Standard medical therapy did not alter the natural history of severe aortic stenosis through 1 year. Transfemoral TAVI was superior to standard therapy, markedly reducing the death from any cause or cardiovascular causes and repeat hospitalization through 1 year. Based on these data, only five patients need to be treated with TAVI to prevent one death at 1 year. The periprocedural rate of death for TAVI patients was not significantly different than the rate of death for patients undergoing standard therapy.
TAVI was associated with a significant reduction in symptoms as assessed with the New York Heart Association classification system and a 6-minute walking test. There were more strokes, vascular complications, and bleeding in the TAVI group. The echocardiographic findings confirmed good hemodynamic performance of the bioprosthetic valve—although there was a significant risk of paravalvular regurgitation after TAVI. The ongoing studies with lowerprofile systems will likely reduce the risk of bleeding and vascular complications. Strokes remain a troublesome problem after TAVI and result primarily from atherothrombotic emboli.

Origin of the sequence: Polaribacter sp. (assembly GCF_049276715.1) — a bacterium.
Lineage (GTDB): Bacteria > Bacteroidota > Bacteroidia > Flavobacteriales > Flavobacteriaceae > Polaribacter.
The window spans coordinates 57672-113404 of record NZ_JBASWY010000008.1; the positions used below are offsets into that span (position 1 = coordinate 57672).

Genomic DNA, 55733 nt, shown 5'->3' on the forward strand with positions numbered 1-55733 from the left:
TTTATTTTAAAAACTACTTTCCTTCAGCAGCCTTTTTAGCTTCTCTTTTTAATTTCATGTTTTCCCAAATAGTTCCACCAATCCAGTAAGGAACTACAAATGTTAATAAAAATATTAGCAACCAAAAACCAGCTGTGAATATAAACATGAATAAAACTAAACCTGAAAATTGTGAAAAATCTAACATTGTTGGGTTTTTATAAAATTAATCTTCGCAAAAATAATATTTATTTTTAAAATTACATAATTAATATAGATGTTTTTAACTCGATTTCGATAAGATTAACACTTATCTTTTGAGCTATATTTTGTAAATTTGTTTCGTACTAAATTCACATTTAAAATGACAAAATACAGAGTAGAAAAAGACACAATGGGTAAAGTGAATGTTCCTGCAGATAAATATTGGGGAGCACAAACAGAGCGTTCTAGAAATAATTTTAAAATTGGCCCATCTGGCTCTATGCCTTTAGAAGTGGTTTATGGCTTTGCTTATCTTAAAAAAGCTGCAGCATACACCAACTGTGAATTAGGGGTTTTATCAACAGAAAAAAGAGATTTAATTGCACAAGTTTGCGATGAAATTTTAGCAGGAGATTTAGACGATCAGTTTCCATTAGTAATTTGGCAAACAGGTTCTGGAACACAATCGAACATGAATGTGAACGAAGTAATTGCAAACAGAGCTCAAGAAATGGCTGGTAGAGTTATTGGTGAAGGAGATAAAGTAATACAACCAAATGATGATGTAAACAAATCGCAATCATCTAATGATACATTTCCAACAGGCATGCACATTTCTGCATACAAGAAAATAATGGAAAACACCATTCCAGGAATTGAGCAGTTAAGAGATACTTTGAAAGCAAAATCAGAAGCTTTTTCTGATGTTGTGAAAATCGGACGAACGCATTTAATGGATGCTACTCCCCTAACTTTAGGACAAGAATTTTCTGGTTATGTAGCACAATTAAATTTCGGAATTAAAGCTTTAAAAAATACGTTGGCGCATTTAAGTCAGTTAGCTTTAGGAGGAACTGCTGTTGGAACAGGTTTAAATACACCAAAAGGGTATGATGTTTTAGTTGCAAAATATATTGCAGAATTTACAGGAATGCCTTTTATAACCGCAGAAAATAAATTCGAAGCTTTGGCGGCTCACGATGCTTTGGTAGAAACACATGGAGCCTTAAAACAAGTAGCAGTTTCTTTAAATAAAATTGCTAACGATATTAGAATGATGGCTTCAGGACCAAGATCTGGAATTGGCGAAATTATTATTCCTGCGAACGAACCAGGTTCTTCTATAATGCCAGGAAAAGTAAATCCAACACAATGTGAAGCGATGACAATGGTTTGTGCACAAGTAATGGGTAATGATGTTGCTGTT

The PARTNER group must be commended for running a time-intensive well-designed clinical trial that spans two specialties: interventional cardiology and cardiac surgery. Like any trial, there are some design flaws and questions. Some would question the use of balloon valvuloplasty in the standard therapy group, as that treatment remains unproven.